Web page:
The global economy is showing signs of faltering – the perfect dream of eternal financial growth seems to be showing cracks and is increasingly looking tarnished.
The doom mongers are surprisingly quiet – perhaps because they do not have any new ideas either.
It feels like the system is heading for a big flop and that is not a great feeling.
Last week I posed the Argument-Free-Problem-Solving challenge – and some were curious enough to have a go. It seems that the challenge needs more explanation of how it works to create enough engagement to climb the skepticism barrier.
At the heart of the AFPS method is The 4N Chart® – a simple, effective and efficient way to get a balanced perspective of the emotional contours of the change terrain. The improvement process boils down to recognising, celebrating, and maintaining the Nuggets, flipping the Niggles into NoNos and reinvesting the currencies that are released into converting NiceIfs into more Nuggets.
The trick is the flip.
To perform a flip we have to make our assumptions explicit – which means we have to use external reality to challenge our internal rhetoric. We need real data – presented in an easily digestible format – as a picture – and in context which converts the data into information that we can then ingest and use to grow our knowledge and broaden our understanding.
To convert knowledge into understanding we must ask a question: “Is our assumption a generalisation from a specific experience?”
For example – it is generally assumed that high utilisation is associated with high productivity – and we want high productivity so we push for high utilisation. And if we look at reality we can easily find evidence to support our assumption. If I have under-utilised fixed-cost resources and I push more work into the process, I see an increase the flow in the stream, and an increase in utilisation, and an increase in revenue, and no increase in cost – higher outcome: higher productivity.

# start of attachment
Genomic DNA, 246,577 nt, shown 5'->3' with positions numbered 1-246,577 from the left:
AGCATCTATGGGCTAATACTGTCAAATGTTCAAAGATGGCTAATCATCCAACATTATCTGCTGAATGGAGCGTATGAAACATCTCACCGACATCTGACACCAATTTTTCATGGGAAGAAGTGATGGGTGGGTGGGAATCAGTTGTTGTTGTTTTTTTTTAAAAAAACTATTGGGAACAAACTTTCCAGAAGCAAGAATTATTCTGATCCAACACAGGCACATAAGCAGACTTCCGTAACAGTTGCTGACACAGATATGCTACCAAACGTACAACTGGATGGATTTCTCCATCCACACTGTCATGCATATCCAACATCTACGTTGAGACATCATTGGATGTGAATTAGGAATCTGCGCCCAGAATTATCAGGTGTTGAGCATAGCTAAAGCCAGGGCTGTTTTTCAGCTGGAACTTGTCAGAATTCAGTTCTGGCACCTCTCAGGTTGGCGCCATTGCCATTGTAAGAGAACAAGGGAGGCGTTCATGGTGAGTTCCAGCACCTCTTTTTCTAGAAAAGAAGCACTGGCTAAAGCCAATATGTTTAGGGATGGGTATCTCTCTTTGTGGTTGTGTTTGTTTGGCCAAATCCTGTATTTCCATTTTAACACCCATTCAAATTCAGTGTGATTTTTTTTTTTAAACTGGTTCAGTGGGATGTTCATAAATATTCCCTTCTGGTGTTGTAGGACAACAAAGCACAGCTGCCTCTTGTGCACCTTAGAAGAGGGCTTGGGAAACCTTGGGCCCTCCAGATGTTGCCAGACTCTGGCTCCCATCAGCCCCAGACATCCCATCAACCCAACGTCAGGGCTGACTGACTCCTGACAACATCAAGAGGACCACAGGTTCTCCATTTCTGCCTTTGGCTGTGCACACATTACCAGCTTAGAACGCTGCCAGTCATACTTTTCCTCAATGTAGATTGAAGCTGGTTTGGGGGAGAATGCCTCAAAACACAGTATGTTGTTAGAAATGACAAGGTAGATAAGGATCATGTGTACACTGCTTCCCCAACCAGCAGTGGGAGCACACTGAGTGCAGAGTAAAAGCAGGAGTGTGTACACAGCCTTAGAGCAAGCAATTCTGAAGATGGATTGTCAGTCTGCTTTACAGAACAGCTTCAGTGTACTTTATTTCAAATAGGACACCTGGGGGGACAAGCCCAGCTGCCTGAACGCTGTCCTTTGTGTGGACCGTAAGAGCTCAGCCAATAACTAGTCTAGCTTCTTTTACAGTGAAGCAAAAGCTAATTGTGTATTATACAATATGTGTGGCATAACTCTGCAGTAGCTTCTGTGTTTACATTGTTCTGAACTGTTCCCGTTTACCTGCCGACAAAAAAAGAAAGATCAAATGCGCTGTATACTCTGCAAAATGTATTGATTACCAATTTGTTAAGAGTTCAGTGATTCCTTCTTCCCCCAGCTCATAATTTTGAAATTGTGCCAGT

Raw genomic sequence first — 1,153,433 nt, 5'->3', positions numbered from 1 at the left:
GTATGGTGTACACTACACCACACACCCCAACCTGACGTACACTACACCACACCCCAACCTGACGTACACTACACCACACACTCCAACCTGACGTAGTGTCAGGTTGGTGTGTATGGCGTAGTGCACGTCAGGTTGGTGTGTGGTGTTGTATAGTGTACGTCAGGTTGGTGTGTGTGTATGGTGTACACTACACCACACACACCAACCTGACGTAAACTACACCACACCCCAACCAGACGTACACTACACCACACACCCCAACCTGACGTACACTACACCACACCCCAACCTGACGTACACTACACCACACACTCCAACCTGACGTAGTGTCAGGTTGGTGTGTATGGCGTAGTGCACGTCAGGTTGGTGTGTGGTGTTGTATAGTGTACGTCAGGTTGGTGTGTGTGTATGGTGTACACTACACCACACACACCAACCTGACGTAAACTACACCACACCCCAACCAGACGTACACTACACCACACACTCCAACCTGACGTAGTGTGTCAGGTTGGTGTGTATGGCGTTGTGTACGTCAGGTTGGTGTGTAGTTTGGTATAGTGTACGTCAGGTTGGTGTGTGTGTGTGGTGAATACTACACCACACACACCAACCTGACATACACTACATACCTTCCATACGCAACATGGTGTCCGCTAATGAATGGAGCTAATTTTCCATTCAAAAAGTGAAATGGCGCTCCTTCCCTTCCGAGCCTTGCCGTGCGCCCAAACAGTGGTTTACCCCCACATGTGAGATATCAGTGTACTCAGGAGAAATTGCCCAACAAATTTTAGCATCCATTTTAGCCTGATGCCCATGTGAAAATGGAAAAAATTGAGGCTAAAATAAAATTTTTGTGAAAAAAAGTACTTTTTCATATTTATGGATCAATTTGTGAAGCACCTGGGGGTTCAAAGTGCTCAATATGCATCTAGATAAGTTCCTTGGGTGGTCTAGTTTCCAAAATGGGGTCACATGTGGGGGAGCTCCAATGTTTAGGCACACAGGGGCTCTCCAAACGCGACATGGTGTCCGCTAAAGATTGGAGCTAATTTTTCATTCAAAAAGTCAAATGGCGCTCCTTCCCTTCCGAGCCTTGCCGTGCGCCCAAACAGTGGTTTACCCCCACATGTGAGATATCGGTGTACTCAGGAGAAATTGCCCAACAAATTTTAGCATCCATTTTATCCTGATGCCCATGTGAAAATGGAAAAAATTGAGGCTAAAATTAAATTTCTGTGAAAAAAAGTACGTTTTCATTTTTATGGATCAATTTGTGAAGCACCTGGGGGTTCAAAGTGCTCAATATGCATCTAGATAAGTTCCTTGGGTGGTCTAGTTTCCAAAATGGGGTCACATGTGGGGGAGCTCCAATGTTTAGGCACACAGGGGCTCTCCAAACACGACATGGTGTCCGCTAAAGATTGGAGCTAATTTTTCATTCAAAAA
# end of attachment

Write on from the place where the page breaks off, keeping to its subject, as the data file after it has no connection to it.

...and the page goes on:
But if we look more carefully we can also find examples that seem to disprove our assumption. I have under-utilised resources and I push more work into the process, and the flow increases initially then falls dramatically, the revenue falls, productivity falls and when I look at all my resources they are still fully utilised. The system has become gridlocked – and when I investigate is discover that the resource I need to unlock the flow is tied up somewhere else in the process with more urgent work. My system does not have an anti-deadlock design.
Our rhetoric of generalisation has been challenged by the reality of specifics – and it only takes one example. One black swan will disprove the generalisation that “all swans are white”.
We now know we need to flip the “general assumption” into “specific evidence” – changing the words “all”, “always”, “none” and “never” into “some” and “sometimes”.
In our example we flip our assumption into “sometimes utilisation and productivity go up together, and sometimes they do not”. This flip reveals a new hidden door in the invisible wall that limits the breadth of our understanding and that unconsciously hinders our progress.
To open that door we must learn how to tell one specific from another and opening that door will lead to a path of discovery, more knowledge, broader understanding, deeper wisdom, better decisions, more effective actions and sustained improvement.
This week has seen the loss of one of the greatest Improvement Scientists – Steve Jobs – creator of Apple – who put the essence of Improvement Science into words more eloquently than anyone in his 2005 address at Stanford University.
“Your time is limited, so don’t waste it living someone else’s life. Don’t be trapped by dogma – which is living with the results of other people’s thinking. Don’t let the noise of other’s opinions drown out your own inner voice. And most important, have the courage to follow your heart and intuition. They somehow already know what you truly want to become. Everything else is secondary.” Steve Jobs (1955-2011).
And with a lifetime of experience of leading an organisation that epitomises quality by design Steve Jobs had the most credibility of any person on the planet when it comes to management of improvement.